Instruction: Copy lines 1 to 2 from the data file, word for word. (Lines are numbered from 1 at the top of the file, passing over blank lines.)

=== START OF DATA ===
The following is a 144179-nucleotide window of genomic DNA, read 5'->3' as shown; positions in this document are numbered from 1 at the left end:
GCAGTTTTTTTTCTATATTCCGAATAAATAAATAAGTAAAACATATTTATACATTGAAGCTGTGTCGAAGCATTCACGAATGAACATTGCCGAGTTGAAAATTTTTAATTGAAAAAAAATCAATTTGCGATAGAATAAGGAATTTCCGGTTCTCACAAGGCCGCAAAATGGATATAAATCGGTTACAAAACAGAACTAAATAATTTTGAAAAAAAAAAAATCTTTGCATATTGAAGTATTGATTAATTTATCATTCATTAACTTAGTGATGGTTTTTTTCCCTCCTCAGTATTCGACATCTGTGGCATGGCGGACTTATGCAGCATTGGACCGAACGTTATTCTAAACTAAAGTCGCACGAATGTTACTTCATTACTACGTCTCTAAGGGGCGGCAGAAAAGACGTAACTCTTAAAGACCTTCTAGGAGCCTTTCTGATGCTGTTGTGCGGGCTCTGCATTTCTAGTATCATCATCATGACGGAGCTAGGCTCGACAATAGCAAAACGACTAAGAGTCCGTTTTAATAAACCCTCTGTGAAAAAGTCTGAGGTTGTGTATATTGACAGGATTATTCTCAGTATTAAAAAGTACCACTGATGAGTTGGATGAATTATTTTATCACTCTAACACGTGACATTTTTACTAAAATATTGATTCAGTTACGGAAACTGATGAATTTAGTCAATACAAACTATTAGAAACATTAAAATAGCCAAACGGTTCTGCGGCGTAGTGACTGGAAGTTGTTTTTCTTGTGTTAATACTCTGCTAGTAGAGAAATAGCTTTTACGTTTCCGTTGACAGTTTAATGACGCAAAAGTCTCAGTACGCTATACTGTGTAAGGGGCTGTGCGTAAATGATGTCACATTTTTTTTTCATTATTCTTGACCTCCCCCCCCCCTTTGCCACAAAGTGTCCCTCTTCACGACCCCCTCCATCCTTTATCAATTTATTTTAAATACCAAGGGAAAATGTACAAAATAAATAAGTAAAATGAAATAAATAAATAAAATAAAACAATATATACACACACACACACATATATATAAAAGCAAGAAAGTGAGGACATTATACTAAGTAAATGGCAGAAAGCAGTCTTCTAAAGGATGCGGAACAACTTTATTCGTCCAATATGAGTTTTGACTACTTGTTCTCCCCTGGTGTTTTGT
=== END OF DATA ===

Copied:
The following is a 144179-nucleotide window of genomic DNA, read 5'->3' as shown; positions in this document are numbered from 1 at the left end:
GCAGTTTTTTTTCTATATTCCGAATAAATAAATAAGTAAAACATATTTATACATTGAAGCTGTGTCGAAGCATTCACGAATGAACATTGCCGAGTTGAAAATTTTTAATTGAAAAAAAATCAATTTGCGATAGAATAAGGAATTTCCGGTTCTCACAAGGCCGCAAAATGGATATAAATCGGTTACAAAACAGAACTAAATAATTTTGAAAAAAAAAAAATCTTTGCATATTGAAGTATTGATTAATTTATCATTCATTAACTTAGTGATGGTTTTTTTCCCTCCTCAGTATTCGACATCTGTGGCATGGCGGACTTATGCAGCATTGGACCGAACGTTATTCTAAACTAAAGTCGCACGAATGTTACTTCATTACTACGTCTCTAAGGGGCGGCAGAAAAGACGTAACTCTTAAAGACCTTCTAGGAGCCTTTCTGATGCTGTTGTGCGGGCTCTGCATTTCTAGTATCATCATCATGACGGAGCTAGGCTCGACAATAGCAAAACGACTAAGAGTCCGTTTTAATAAACCCTCTGTGAAAAAGTCTGAGGTTGTGTATATTGACAGGATTATTCTCAGTATTAAAAAGTACCACTGATGAGTTGGATGAATTATTTTATCACTCTAACACGTGACATTTTTACTAAAATATTGATTCAGTTACGGAAACTGATGAATTTAGTCAATACAAACTATTAGAAACATTAAAATAGCCAAACGGTTCTGCGGCGTAGTGACTGGAAGTTGTTTTTCTTGTGTTAATACTCTGCTAGTAGAGAAATAGCTTTTACGTTTCCGTTGACAGTTTAATGACGCAAAAGTCTCAGTACGCTATACTGTGTAAGGGGCTGTGCGTAAATGATGTCACATTTTTTTTTCATTATTCTTGACCTCCCCCCCCCCTTTGCCACAAAGTGTCCCTCTTCACGACCCCCTCCATCCTTTATCAATTTATTTTAAATACCAAGGGAAAATGTACAAAATAAATAAGTAAAATGAAATAAATAAATAAAATAAAACAATATATACACACACACACACATATATATAAAAGCAAGAAAGTGAGGACATTATACTAAGTAAATGGCAGAAAGCAGTCTTCTAAAGGATGCGGAACAACTTTATTCGTCCAATATGAGTTTTGACTACTTGTTCTCCCCTGGTGTTTTGT